The buyer repeat rate, at between 30%-35%, is so low that one wonders whether the lifetime value of customers is really the right metric for management to focus on, but let’s just go with it.  So if revenue per Vistaprint customer is $80, then it looks like gross profit per sub is close to $50.  Assuming a 10% discount rate and that 35% of buyers make repeat purchases [I’m assuming it’s higher than the 31% rate the company disclosed for fy17] implies an LTV per customer of $73.   Before the company went on its acquisition spree and it was just basically Vistaprint, the cost of customer acquisition was around $24, suggesting an LTV:CAC of ~3x.  Once you factor in higher recurring costs of supporting today’s relatively higher quality customers, the ratio is probably closer to 2.5x(?), right at the cusp of acceptability.  To put that in perspective, Trupanion is at ~4.5x, Godaddy is over 5x. [Founder and CEO Robert Keane writes the kind of letters that value investors just eat up, chock full as they are of Buffett-esque straight talk and verbiage.  But I’ve actually found disclosure to be frustratingly inconsistent.  For instance, up until fy14, the company provided metrics on average order values (AOV), order volumes, repeat customers, bookings per repeat customer, and other good stuff.  They stopped regularly disclosing most of this in fy15, defending the move by maintaining that a metric like $AOV doesn’t provide much insight because there are so many businesses besides Vistaprint.  Like, huh?  Vistaprint still represents 65% of revenue, 80% of segment profits, and the majority of organic investments.  And even if that weren’t the case, why stop disclosing the very data required to estimate lifetime value at precisely the time in the company’s history when it is explicitly targeting this metric?]

As mentioned earlier, Cimpress’ acquisitions and organic investments over the last 5-6 years appear to have impaired value, with returns on incremental capital falling short of capital costs, and over time, we see that the company’s returns have deteriorated rather markedly in even the last few years.  And they are way below the the 30%+ returns the company was realizing before its spree.  Meanwhile, over the last 5 years, organic growth has been cut nearly in half, from 20% in fy12 to ~10%/11% LTM.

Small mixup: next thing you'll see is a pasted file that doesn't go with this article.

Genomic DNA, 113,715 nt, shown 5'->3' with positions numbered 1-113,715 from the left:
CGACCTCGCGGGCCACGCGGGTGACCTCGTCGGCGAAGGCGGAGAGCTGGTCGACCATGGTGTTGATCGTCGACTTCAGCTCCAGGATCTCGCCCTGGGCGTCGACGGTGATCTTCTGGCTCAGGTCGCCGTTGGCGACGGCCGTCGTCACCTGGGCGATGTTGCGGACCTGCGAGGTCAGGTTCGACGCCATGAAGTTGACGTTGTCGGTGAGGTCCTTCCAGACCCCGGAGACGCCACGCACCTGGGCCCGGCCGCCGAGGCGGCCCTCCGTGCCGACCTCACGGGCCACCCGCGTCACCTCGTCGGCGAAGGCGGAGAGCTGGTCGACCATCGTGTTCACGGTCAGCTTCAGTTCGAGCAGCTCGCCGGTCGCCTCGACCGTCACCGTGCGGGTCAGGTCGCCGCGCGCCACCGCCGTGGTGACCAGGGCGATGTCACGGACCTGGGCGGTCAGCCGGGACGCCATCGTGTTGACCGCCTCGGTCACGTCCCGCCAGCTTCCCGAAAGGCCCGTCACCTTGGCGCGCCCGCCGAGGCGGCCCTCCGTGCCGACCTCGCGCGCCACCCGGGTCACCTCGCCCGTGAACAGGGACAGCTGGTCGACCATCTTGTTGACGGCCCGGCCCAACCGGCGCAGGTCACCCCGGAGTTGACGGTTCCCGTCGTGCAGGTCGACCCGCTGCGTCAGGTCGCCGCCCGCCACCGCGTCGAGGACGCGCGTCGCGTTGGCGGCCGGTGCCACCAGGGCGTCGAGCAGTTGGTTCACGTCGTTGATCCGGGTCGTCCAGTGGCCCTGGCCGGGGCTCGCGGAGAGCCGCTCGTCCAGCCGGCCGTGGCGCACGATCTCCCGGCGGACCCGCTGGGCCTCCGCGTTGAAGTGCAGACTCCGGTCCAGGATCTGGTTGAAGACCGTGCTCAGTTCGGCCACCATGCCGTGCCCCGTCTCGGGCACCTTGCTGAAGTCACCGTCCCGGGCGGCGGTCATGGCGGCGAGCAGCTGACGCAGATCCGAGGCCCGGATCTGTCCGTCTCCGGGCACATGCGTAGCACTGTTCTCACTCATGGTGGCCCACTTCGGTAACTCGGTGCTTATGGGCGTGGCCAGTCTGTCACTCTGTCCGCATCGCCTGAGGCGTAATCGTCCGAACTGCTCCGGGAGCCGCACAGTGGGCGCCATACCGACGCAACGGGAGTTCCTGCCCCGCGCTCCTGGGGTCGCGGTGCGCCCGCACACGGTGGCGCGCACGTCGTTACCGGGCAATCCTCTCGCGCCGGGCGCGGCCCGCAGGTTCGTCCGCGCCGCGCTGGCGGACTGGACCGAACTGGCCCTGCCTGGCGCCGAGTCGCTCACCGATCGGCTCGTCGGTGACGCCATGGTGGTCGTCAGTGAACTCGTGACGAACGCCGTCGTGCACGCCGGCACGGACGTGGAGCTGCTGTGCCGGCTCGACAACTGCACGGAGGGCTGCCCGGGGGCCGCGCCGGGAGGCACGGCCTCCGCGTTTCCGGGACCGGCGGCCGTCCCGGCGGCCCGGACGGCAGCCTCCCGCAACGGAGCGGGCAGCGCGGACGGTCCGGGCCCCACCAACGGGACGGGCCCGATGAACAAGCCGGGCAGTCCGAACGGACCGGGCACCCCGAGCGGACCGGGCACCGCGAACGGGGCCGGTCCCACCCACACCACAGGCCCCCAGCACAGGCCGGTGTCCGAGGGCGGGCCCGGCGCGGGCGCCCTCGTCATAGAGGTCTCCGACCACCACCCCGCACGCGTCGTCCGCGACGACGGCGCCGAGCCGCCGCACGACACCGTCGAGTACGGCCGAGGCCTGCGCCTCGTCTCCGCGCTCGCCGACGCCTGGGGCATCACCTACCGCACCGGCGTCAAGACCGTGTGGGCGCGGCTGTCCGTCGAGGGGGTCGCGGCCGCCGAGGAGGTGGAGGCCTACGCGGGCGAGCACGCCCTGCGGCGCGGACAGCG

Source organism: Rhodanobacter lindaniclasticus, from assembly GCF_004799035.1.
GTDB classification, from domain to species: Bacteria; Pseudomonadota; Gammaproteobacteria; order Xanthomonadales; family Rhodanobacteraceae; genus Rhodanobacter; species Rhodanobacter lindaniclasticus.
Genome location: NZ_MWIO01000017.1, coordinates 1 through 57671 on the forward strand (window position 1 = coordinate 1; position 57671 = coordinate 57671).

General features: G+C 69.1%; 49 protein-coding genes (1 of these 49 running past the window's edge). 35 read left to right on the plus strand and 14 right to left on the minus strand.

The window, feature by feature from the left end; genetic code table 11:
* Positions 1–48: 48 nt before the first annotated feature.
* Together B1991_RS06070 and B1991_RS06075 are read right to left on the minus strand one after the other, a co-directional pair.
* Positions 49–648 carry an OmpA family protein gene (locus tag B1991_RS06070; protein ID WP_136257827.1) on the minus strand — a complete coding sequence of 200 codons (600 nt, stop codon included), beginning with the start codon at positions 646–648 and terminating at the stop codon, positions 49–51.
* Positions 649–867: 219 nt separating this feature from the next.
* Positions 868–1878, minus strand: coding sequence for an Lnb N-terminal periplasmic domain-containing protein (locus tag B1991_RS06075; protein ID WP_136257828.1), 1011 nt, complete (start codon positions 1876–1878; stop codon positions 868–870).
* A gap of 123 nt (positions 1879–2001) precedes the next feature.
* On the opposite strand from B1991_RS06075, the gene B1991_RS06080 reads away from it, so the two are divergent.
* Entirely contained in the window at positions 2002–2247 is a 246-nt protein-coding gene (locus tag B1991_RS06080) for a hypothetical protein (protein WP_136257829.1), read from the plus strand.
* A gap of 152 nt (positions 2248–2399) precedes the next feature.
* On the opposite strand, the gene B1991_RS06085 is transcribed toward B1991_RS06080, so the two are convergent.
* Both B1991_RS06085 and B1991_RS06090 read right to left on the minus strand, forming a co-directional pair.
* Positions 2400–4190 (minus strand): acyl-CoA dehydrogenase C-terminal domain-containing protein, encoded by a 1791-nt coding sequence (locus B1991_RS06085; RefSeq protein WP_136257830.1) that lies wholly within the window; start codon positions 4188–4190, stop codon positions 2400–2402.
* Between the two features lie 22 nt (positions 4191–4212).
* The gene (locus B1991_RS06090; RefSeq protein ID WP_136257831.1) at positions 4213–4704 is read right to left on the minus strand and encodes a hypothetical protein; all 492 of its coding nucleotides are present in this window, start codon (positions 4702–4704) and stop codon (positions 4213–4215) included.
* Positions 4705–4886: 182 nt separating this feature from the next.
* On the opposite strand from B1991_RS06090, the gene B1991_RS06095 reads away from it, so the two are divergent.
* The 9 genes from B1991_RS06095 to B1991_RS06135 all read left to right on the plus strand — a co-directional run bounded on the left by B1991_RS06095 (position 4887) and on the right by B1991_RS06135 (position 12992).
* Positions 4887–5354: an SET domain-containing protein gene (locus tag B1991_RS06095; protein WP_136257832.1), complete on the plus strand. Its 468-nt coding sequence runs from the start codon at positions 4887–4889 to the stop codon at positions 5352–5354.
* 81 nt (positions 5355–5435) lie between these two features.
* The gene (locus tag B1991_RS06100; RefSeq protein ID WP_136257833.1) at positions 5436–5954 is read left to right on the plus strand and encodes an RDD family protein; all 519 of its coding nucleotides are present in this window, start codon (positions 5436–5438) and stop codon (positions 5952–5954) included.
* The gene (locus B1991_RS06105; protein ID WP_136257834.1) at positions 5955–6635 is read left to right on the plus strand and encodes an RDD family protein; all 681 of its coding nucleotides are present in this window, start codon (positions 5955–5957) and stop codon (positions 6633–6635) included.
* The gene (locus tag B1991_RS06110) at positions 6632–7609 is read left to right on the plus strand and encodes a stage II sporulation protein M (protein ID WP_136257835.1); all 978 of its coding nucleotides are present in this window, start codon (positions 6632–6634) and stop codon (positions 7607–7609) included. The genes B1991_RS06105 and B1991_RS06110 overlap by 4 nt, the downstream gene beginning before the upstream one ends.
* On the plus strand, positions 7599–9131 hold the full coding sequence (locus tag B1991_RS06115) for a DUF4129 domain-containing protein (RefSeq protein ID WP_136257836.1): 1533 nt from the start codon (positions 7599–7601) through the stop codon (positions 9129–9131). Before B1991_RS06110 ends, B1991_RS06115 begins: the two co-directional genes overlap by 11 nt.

[“adjusted” because the numerator excludes restructuring charges; acquisition related earn-outs, amortization, and depreciation; and impairments] But that hasn’t stopped valuation multiples from doubling over that period.

But perhaps I am throwing excessive shade.  While I think Cimpress is a worse company than it was 5-10 years ago and its mass customization platform is maybe not quite what was promised, it’s still hard to imagine a competitor rivaling Cimpress’ scale advantages, and I think the company will continue taking enough share to deliver high-single/low double-digit organic revenue growth for the foreseeable future.  Founder and CEO Robert Keane, who owns 10.5% of the company and owns the same number of shares as he did 7 years ago, has significant skin in the game.  The company has retired nearly 30% of its shares over the last 7.5 years in the low-$40s. Using the high-end of management’s estimate of investments required to grow free cash flow by at least inflation, LTM mFCFE per share is around $8/share [1], so the stock trades at ~20x, which doesn’t seem too demanding a valuation given the company’s competitive positioning and growth opportunities.  Cimpress recently reported an outstanding quarter across all reported segments, suggesting budding traction with its decentralization initiative.  But I frankly have no idea if this inflection is sustainable. 

Given the pronounced deceleration in core legacy business cards, where the engine of mass customization was applied beautifully for the first 15 years of the company’s life, diversifying into far flung SKUs may have seemed sensible at the time….they were squeezing less juice from scale economies but could compensate for that by moving upmarket, offering a value-added bundle proposition with a heavier service component.  But in retrospect, shareholders would probably have been better off if management just maximized the hell out of lower organic growth and plowed excess capital – capital that could not be reinvested into core Vistaprint – into share buybacks rather than acquisitions. [1] Estimating relief under the new US tax law is tricky because the company already reallocates income across a sprawl of geographies to minimize its tax payments.  Cimpress derives just 40% of its revenue from the US and over the past year paid just $40mn in cash taxes on $180mn in pre-tax cash profit, so I’m not so sure the new rule will meaningfully benefit the company.